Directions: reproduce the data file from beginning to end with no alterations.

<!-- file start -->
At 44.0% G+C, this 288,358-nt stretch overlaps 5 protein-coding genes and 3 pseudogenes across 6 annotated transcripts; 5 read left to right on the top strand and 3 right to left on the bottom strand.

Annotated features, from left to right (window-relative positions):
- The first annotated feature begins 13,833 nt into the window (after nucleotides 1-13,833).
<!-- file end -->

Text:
At 44.0% G+C, this 288,358-nt stretch overlaps 5 protein-coding genes and 3 pseudogenes across 6 annotated transcripts; 5 read left to right on the top strand and 3 right to left on the bottom strand.

Annotated features, from left to right (window-relative positions):
- The first annotated feature begins 13,833 nt into the window (after nucleotides 1-13,833).